Why was it difficult to tell the time of day?
The story is set on the tundra. The tundra ground is covered by a thin, soggy layer of small plants, moss and grass. Beneath the top soil layer is the permafrost, a layer of permanently frozen soil. It is so hard no roots can penetrate it and no water can seep through it. It is very unforgiving.
The tundra is a very important part of the story, that contributes to plot. There is no wood to make a fire with, so Julie gathers dried caribou droppings. The landscape is flat with no identifiable landmarks.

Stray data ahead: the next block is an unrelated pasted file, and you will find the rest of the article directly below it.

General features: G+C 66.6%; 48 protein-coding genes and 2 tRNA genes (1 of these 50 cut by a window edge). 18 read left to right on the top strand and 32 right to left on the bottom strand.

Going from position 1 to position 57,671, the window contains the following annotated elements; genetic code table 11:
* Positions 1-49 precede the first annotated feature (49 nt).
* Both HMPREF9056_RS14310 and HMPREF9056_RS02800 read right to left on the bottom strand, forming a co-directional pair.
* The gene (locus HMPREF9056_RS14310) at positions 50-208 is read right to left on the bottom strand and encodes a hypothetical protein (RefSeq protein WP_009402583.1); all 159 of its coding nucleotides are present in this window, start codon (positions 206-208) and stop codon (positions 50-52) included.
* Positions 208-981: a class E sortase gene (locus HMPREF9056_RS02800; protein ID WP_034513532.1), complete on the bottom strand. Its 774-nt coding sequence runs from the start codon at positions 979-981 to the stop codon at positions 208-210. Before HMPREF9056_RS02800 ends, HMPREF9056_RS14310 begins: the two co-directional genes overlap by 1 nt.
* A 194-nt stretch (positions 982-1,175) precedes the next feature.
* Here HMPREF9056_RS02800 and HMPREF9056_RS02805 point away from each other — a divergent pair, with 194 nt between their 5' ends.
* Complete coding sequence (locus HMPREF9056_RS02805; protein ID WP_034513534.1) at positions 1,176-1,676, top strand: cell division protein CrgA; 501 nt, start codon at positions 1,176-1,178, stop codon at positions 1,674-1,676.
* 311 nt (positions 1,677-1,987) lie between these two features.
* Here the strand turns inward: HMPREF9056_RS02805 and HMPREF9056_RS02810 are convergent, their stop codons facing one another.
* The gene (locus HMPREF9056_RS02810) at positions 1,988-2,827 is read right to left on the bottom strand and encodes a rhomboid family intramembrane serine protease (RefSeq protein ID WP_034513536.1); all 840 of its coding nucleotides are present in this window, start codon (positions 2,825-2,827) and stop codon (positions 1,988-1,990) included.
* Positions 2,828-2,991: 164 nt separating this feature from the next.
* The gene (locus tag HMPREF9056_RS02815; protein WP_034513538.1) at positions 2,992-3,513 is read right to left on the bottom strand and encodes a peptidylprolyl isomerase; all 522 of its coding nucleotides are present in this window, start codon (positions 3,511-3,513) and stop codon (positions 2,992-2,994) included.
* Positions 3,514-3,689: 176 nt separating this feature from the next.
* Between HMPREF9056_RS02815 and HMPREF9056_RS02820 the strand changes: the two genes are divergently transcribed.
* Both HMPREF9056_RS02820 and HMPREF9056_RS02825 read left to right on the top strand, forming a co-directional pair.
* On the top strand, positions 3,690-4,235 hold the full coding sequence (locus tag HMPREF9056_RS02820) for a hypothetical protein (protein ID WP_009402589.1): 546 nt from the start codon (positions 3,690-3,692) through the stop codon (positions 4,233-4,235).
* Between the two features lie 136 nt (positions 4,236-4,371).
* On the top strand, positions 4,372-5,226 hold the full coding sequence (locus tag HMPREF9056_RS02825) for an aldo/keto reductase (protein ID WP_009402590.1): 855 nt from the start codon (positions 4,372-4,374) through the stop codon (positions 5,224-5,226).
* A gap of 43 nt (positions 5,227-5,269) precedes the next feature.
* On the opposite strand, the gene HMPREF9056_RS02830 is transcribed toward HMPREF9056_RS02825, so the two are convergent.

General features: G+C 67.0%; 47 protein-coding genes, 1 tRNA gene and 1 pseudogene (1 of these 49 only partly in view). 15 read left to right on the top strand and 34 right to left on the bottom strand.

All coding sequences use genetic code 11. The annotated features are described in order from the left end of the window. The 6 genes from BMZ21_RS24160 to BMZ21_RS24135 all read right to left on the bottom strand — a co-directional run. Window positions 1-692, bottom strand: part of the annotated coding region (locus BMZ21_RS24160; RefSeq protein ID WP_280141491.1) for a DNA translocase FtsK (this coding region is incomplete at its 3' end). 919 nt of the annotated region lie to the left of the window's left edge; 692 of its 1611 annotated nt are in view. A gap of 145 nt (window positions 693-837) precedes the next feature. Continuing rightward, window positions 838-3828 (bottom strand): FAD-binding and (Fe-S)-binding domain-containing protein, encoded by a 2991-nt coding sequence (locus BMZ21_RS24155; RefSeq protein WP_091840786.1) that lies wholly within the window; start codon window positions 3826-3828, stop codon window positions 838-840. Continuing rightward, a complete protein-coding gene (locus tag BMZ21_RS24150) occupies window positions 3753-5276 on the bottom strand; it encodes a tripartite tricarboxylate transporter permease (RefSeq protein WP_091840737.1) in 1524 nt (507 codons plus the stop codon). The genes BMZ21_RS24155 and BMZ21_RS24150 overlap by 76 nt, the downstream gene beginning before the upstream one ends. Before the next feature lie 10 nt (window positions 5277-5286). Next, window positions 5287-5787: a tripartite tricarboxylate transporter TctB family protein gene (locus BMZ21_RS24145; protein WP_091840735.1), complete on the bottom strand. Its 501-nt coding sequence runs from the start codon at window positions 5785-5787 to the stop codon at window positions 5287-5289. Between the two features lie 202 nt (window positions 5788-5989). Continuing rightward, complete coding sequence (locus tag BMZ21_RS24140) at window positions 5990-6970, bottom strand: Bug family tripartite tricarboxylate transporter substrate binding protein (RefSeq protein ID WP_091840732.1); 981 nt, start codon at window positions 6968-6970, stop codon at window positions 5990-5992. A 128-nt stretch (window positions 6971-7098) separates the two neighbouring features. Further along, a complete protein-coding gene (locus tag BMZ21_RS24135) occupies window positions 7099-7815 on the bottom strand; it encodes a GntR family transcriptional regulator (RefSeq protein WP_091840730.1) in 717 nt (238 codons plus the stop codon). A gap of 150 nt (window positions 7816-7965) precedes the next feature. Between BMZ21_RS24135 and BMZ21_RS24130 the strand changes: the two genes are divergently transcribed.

Julie camps in a small depression to hide from the wind. Whenever she moves from an area, she has to mark her path so she can find her way back.
The arctic summer is only two or three months. At this time, the sun never sets. It is impossible to know what time it is. Its movement cannot be used to point to either east or west.
Julie cannot know for sure autumn, when migrating birds fly south, and winter, when the pole star can be seen in the sky--all of this she must do before she can find her way through the wilderness.